Hospitals which are not following waiting list rules for public patients are breaching policy in the same manner as gardaí fixing penalty points, Health Minister Leo Varadkar has warned.
He was commenting after revelations in the Irish Independent on unpublished audits that found that a majority of hospitals are not treating all those who are longest on public waiting lists first.
Mr Varadkar said: "The policy on waiting times is crystal clear. Urgent patients should be seen first and everyone else then in chronological order.
"It is disturbing if hospitals are not following the policy and are therefore contributing to the problem of long waiting times. I consider queue-skipping to be as serious a breach of policy as fixing penalty points for the Gardaí or breaching a school admissions policy."
Public patients on waiting lists for surgery or an outpatient appointment have been promised they will not be waiting longer than 18 months at the end of June, according to revised deadlines.
But audits which were carried out by the National Treatment Purchase Fund showed many hospitals are not managing outpatient clinics properly despite recent figures showing more than 400,000 are waiting to see a specialist.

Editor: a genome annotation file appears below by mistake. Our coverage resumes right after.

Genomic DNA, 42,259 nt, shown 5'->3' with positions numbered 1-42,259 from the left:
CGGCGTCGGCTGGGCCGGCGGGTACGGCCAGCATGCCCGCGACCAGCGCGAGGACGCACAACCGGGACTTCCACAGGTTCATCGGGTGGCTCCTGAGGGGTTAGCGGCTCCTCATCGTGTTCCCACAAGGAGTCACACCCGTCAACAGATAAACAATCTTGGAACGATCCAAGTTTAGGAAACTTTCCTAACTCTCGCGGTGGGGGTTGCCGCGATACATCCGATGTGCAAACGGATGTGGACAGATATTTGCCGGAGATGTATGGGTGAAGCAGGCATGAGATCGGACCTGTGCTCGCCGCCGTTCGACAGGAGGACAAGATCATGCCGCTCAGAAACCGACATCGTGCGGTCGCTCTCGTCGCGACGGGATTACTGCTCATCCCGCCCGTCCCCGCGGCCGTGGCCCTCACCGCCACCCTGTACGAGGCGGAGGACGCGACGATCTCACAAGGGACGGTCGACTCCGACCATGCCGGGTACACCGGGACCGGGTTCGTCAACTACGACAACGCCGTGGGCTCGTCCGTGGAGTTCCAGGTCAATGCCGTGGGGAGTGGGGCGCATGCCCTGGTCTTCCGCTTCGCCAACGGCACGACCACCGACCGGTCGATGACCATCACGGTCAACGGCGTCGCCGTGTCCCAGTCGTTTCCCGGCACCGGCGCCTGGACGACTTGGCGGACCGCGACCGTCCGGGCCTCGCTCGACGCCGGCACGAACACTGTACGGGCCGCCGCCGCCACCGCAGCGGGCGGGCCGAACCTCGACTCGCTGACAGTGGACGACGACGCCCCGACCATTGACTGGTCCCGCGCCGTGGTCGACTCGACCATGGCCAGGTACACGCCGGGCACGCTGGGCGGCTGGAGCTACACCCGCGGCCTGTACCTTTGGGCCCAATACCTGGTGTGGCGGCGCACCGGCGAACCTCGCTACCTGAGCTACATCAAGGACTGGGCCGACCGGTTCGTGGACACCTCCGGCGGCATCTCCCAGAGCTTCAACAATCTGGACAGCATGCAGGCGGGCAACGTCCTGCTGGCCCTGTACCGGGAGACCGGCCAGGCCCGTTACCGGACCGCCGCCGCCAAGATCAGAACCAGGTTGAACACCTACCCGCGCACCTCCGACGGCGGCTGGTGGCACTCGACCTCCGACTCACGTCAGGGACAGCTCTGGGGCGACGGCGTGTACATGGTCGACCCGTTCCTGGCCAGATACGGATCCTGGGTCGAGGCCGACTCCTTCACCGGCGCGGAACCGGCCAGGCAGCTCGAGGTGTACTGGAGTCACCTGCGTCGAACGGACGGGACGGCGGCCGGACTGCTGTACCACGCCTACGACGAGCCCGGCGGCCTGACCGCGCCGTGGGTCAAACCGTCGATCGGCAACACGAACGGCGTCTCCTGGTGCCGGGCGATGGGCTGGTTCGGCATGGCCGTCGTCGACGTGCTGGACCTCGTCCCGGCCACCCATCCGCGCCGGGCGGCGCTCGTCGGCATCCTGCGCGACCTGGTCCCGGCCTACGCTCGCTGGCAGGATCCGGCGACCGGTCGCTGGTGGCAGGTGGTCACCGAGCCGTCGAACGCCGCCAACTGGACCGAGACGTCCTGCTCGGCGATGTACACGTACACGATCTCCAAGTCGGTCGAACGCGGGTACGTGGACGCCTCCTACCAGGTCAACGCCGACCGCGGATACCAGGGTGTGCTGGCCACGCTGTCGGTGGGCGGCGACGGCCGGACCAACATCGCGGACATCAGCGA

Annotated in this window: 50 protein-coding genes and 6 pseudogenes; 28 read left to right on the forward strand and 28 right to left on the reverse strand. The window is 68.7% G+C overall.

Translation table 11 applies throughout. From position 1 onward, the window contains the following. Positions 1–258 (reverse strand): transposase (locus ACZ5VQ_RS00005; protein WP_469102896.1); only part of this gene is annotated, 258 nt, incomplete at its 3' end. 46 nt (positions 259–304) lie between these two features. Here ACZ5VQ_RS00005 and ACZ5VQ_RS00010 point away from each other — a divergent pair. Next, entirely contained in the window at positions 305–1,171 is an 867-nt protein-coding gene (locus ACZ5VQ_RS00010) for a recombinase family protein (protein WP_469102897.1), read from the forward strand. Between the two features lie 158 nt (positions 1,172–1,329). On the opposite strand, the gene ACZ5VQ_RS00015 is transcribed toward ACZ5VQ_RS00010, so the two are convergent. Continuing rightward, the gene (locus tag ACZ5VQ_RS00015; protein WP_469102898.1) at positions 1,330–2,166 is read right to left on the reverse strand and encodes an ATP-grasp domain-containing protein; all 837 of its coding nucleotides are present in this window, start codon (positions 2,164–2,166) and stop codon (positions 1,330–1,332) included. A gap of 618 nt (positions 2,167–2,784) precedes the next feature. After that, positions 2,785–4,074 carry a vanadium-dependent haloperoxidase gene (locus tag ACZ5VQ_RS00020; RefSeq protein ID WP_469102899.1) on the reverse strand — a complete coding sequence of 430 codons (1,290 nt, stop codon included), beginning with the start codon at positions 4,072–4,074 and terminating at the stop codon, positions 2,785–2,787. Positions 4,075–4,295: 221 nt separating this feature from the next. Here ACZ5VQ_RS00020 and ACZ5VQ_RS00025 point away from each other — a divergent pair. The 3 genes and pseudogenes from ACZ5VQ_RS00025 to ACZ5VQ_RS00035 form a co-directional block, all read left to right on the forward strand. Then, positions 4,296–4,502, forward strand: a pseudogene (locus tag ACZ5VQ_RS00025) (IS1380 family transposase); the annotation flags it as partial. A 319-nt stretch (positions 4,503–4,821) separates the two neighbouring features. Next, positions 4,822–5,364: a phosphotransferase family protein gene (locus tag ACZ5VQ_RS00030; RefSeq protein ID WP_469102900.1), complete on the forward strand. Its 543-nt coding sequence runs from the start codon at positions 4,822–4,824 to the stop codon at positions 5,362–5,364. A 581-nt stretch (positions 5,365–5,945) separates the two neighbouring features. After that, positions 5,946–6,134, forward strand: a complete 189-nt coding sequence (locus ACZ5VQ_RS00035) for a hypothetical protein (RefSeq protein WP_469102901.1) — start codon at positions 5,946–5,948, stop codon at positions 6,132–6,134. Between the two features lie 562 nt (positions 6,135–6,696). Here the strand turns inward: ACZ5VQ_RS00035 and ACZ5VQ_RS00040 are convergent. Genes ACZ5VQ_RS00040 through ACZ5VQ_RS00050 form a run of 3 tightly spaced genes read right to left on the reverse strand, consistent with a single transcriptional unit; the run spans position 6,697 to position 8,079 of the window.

Responding to the criticism, Prof Michael O'Keeffe, an ophthalmologist in the Mater Hospital in Dublin, said it may be necessary to bring forward some patients who have been waiting less time than others.
"For instance in the area of cataract surgery you can have patients who are very old and very visually impaired. You can have younger patients who may not be as bad, but cannot work because of their lack of vision. They need to get back to work to make a living."
"In my practice, I would expedite both of them. You have to make a call based on merit.
"If you are working at the coalface that is the decision you have to make. Most doctors around me in this hospital make the same judgments."
He said there may possibly be other hospitals where patients are pushed forward because they are on a public waiting lists, but have health insurance and a fee will be paid.
But he added: "I don't know if that is happening or not. I have no evidence that it is."
He pointed out that hospitals are "desperate for money" and suggested patients could potentially be earmarked if they have private health insurance.